WAC 162-26-100     Structural barriers to accessibility.

     (1) Statute. RCW 49.60.215 says that it "shall not be construed to require structural changes, modifications, or additions to make any place accessible to a disabled person except as otherwise required by law. . . ."

     (2) Laws requiring accessibility. The principal laws requiring that places be made accessible are:

          (a) The state building code, chapter 19.27 RCW, which includes the barrier free design standards adopted in chapter 51-10 WAC under authority of chapter 70.92 RCW. The barrier free design standards apply with some exceptions to "buildings, structures, or portions thereof, . . . which are constructed, substantially remodeled, or substantially rehabilitated after October 1, 1976." WAC 51-10-003.

          (b) Chapter 219, Laws of 1971 ex. sess., in effect from August 9, 1971, through June 30, 1976. This statute required that plans and specifications for the erection or remodeling of any public accommodation must provide for access by persons with physical disabilities, for toilet facilities designed for use by the persons with physical disabilities, and for additional facilities specified in a national standard.

          (c) Chapter 35, Laws of 1967, in effect from June 8, 1967, through June 30, 1976. This statute was substantially the same as the 1971 statute described in paragraph (b) of this subsection, but was limited in its coverage to public buildings.

          (d) RCW 35.68.075, requiring curb ramps in sidewalks constructed or replaced after June 7, 1973.

          (e) United States law; particularly 45 CFR 84.23 implementing section 504 of the Rehabilitation Act of 1973 (29 U.S.C. 794), which requires that facilities constructed after April 28, 1977 with federal assistance be readily accessible to and usable by disabled persons.

          (f) The Americans with Disabilities Act of 1990, codified at 42 U.S.C. 12101 et seq.

     (3) Practices that are not unfair. It is not an unfair practice under RCW 49.60.215 to operate a place of public accommodation with structural barriers to accessibility of the person with a disability when the structural barriers were lawful when constructed and are presently lawful under the state building code and other law outside of the law against discrimination. This exemption does not relieve the operator of a place of public accommodation of the duty to make reasonable accommodation to the needs of disabled persons as described in WAC 162-26-080, or to provide arranged service as described in WAC 162-26-090.

     (4) When required by law. It is an unfair practice under RCW 49.60.215:

          (a) To deny service to any person because of a barrier to accessibility when accessibility is required by law;

          (b) To build or remodel in a way that does not comply with requirements of law on accessibility;

          (c) To operate a place of public accommodation that is out of compliance with a law requiring accessibility;

          (d) To fail to maintain or fail to continue the accessibility of a place of public accommodation that was required by law to be accessible when it was built, remodeled, or rehabilitated.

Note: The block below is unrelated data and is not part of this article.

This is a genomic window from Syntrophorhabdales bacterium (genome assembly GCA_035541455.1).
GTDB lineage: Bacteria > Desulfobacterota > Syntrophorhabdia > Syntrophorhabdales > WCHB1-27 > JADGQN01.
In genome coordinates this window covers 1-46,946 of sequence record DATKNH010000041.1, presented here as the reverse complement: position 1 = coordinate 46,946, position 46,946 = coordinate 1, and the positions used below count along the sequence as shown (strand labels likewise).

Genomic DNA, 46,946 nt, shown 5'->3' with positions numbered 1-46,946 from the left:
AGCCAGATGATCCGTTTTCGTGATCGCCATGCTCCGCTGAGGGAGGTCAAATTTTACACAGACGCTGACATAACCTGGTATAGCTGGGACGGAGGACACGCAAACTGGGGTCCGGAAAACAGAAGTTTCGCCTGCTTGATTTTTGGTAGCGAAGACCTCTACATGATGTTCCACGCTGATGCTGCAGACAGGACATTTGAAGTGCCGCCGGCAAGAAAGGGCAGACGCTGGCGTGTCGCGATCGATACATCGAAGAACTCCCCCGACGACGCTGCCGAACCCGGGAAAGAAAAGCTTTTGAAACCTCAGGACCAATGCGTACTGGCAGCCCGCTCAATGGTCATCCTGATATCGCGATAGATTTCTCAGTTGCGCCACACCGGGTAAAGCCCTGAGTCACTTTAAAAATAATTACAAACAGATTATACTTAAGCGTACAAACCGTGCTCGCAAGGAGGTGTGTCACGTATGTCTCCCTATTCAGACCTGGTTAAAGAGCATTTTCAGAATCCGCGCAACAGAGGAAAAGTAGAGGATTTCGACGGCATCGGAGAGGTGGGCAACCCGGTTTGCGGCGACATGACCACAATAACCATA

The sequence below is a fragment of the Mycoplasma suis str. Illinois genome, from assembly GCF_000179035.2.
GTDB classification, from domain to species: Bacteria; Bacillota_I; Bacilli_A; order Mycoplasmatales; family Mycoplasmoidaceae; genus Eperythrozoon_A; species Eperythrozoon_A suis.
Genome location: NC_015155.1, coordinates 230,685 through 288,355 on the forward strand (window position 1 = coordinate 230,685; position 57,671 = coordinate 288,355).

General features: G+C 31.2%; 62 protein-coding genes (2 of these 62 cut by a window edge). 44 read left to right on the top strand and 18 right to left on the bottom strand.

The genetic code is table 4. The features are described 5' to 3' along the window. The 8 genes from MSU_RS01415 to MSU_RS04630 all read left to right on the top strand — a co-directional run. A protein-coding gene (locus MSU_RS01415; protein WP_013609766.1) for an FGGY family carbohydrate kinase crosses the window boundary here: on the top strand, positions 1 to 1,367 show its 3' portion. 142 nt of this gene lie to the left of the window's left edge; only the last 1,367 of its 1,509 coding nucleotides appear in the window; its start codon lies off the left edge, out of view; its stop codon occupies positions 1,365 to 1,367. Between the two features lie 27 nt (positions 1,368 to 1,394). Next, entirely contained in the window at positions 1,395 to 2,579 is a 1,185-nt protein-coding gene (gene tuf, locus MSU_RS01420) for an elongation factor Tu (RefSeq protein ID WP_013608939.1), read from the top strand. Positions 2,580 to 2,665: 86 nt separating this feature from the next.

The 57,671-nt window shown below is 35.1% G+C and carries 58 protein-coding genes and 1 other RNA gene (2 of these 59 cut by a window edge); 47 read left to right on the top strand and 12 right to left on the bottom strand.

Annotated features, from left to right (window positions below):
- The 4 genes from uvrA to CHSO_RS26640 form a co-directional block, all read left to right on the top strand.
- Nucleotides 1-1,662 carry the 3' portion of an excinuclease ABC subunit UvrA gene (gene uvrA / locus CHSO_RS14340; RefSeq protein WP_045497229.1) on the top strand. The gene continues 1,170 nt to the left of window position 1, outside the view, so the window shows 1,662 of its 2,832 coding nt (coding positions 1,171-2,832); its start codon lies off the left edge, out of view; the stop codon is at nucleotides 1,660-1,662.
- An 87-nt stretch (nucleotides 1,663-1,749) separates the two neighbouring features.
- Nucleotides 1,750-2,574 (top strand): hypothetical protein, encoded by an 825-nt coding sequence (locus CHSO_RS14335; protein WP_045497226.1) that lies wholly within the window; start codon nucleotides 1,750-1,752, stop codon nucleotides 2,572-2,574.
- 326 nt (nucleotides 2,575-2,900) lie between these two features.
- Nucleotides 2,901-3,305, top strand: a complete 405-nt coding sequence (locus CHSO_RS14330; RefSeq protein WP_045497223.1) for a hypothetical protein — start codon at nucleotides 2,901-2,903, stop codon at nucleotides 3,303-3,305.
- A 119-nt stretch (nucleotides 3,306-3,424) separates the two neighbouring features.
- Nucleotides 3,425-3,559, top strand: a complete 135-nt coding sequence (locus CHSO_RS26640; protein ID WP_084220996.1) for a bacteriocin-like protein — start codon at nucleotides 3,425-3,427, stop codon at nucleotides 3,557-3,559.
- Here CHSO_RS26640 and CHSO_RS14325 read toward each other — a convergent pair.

(5) Nonstructural changes. After January 1, 1983, it is an unfair practice under RCW 49.60.215 for a person who is making nonstructural changes in a place of public accommodation to fail to eliminate barriers to same service when this can be done without substantially changing the scope or cost of the project or requiring structural changes that are not otherwise required by law. Specifically, it is an unfair practice:

          (a) When installing a nonstructural fixture or component, to choose and install one that is not accessible to the person with a disability or that makes the place of public accommodation less accessible to the person with a disability.

          (b) When replacing a nonstructural fixture or component, to replace it with one that is not accessible to the handicapped or one that makes the place of public accommodation less accessible to the person with a disability.

          (c) When relocating a nonstructural fixture or component, to relocate it to a place that is not accessible to the person with a disability, unless no suitable place is accessible.

          (d) When modifying a nonstructural fixture or component, to do so in a way that does not eliminate barriers to the person with a disability, when possible.

     (6) What is "structural." "Structural" for purposes of RCW 49.60.215 means the load-bearing members and essential structure or composition of a place, as distinguished from its finish, decorations, or fittings. Examples of struc al components are floors, walls, stairs, door openings, sidewalks, elevators, and escalators. Examples of things that are not structural are moveable walls, bathroom fixtures and partitions, fixtures such as water fountains (whether or not attached to a wall), doors and door hardware, cabinets, counters, handrails, signs (attached or painted), elevator controls, alarm systems, and carpeting or other floor covers.

[Statutory Authority: RCW 49.60.120(3) and 1997 c 271. 98-08-035, 162-26-100, filed 3/23/98, effective 4/23/98. Statutory Authority: RCW 49.60.120(3). 83-02-012 (Order 43), 162-26-100, filed 12/23/82.]